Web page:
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“The Case of the Missing Detective,” murmurs Mina. She’s sitting in the front seat of Dracula’s car this time, next to Quincey. She likes it a lot better.

“It was the night he told you he’d have your friend the next day,” says Quincey. “He was wagering with himself, and I think he bet too much. He’s got some astounding talents, see, but also some peculiar vulnerabilities, and–forgive me–I don’t think he aimed to disappoint.”

“So he’s in trouble? Maybe the same trouble as Lucy?”

Quincey nods.

“Well,” says Mina briskly, “if so, that should save us some time.”


But Dracula doesn’t contact her by midnight, or the midnight after that. Mina scowls at the flimsiness of honor for hire and goes about life as she has for weeks now: working, making tea, missing Lucy. Wondering.

Who’d kidnap her, and why? No ransom. No evidence. Resources to hire disappearing twins and turn her apartment upside down. Long arms, she thinks.

Resources. Long arms. Conspiracy.

She bursts into Dracula’s office the second time with a wild eye, not sure whether to accuse him or save him, but he’s not there: only a ragged man, giggling, eating a rat on his desk.


“And you knew this would happen!” says Mina, spinning, stumbling over books on the floor to stare at him. “You couldn’t call the police?”

“The police,” says Dracula, “long ago stopped taking my messages. I apologize, but you will find nothing missing.”

Mina barks a laugh. “You understand this reflects some suspicion on you! How important the great detective seems now–”

“I will apprehend the perpetrators shortly,” snaps Dracula. “By midnight tomorrow I will also have Miss Westenra. If you wish me to further find her true abductor, Miss Murray, I suggest you curtail your accusations.” With a bow, he’s gone.


“Power of attorney,” says Inspector Dracula, in the car.

“Lucy emancipated at sixteen,” says Mina shortly. “Her family is… well, put simply, I’m the only one she trusts. And I am the only one who’d go this far to find her.”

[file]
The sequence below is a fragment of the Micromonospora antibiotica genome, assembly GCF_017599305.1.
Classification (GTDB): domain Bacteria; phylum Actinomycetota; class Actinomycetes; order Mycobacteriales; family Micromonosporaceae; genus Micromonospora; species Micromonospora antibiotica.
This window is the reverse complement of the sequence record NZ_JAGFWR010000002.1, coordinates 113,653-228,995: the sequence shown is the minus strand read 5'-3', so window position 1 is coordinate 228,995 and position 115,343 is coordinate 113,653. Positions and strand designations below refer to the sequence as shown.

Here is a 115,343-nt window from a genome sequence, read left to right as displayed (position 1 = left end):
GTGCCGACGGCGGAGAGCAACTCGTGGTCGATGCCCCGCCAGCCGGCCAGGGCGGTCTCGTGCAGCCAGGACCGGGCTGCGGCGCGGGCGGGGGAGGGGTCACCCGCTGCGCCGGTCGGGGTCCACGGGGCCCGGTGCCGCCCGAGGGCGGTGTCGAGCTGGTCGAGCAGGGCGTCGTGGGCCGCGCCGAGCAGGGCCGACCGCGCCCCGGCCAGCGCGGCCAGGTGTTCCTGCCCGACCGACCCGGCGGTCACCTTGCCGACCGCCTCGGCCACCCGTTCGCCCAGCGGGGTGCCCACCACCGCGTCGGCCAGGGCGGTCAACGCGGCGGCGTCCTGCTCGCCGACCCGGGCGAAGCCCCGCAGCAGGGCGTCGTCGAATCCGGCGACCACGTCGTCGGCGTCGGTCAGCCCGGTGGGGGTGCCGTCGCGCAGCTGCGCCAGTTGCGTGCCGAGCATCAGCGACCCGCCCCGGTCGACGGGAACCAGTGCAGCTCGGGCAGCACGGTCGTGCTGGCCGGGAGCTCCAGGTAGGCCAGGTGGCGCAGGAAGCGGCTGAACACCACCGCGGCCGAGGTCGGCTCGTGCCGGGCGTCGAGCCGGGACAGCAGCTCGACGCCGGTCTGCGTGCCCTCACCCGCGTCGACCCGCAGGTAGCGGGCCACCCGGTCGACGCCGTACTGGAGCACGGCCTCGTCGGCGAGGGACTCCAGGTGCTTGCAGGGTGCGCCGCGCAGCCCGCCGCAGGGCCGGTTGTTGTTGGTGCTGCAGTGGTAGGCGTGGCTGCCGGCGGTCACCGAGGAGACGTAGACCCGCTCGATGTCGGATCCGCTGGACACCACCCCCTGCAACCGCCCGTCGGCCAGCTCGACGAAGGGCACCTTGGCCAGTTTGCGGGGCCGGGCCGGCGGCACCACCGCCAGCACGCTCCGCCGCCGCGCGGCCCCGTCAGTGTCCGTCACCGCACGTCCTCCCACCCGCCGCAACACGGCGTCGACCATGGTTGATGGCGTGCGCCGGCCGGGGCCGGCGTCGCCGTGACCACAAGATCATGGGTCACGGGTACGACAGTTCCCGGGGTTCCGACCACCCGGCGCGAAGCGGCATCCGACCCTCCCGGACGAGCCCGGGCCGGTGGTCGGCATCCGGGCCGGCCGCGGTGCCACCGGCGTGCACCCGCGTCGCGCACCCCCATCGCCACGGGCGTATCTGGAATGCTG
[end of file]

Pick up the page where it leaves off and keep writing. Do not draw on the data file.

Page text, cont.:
“I doubt that, but let us not needlessly multiply entities. You have added new strands to the web, new vertices; I must consider…” He frowns to himself, then sighs. “Forgive me. I forget the lateness of the hour. We will take you home.”

“No more urgent matters tonight?”

“No,” he says, “the men ransacking your apartment will have finished now.”


“Then it was the twin in the security footage,” says Mina, “while Lucy was being wheeled right out! We have to find–”

“They will have worked under an alias and disappeared,” says Dracula irritably, hustling her out of the car and into the hospital lobby. “I must ask your trust again when I say we gain nothing by pursuing clues. Clues exist to be obfuscated. Our pursuit must go backwards–to begin with, why was Miss Westenra hospitalized? Who was her physician?”

“I was,” says the doctor behind them, peering over his glasses. “Hello, Vlad.”

“Good evening, Abraham,” says Dracula gravely.


There’s a tapping sound from the window, the old brownstone settling, all six stories feeling their hundred years. Lucy helped her find this apartment, when things went bad with Jonathan, and stayed over a lot after her own breakups. Mina shuffles from the TV to the microwave, grabs a tea bag, fills a mug. Taps in two oh nine, her best friend’s birthday. Tap tap. Tap.

A tapping sound from the window.

Slowly, holding the blanket over her shoulders, Mina walks to it and slides it open.

“We must hurry,” says Inspector Dracula gravely, clinging like ivy to the outside wall.


They make love in the morning, for a change, ten o’clock sunlight fluid on Lucy’s back as she arches and rolls. He makes her pancakes shaped like Mickey Mouse, afterward, and she tears the top sheet from his page-a-day calendar: June 87th.

“I’m afraid,” he tells her in the shower.

“Why, baby?”

“Nothing lasts forever. Even this, and when it finally ends…”

“Just live for today.” Lucy smiles, and kisses his chest. “It’ll last as long as it needs to.”

“Yeah.” He pulls her close. “Yeah.”

Meanwhile in Australia, Cliff shivers, and chatters out cuss words, and kicks his frozen horse.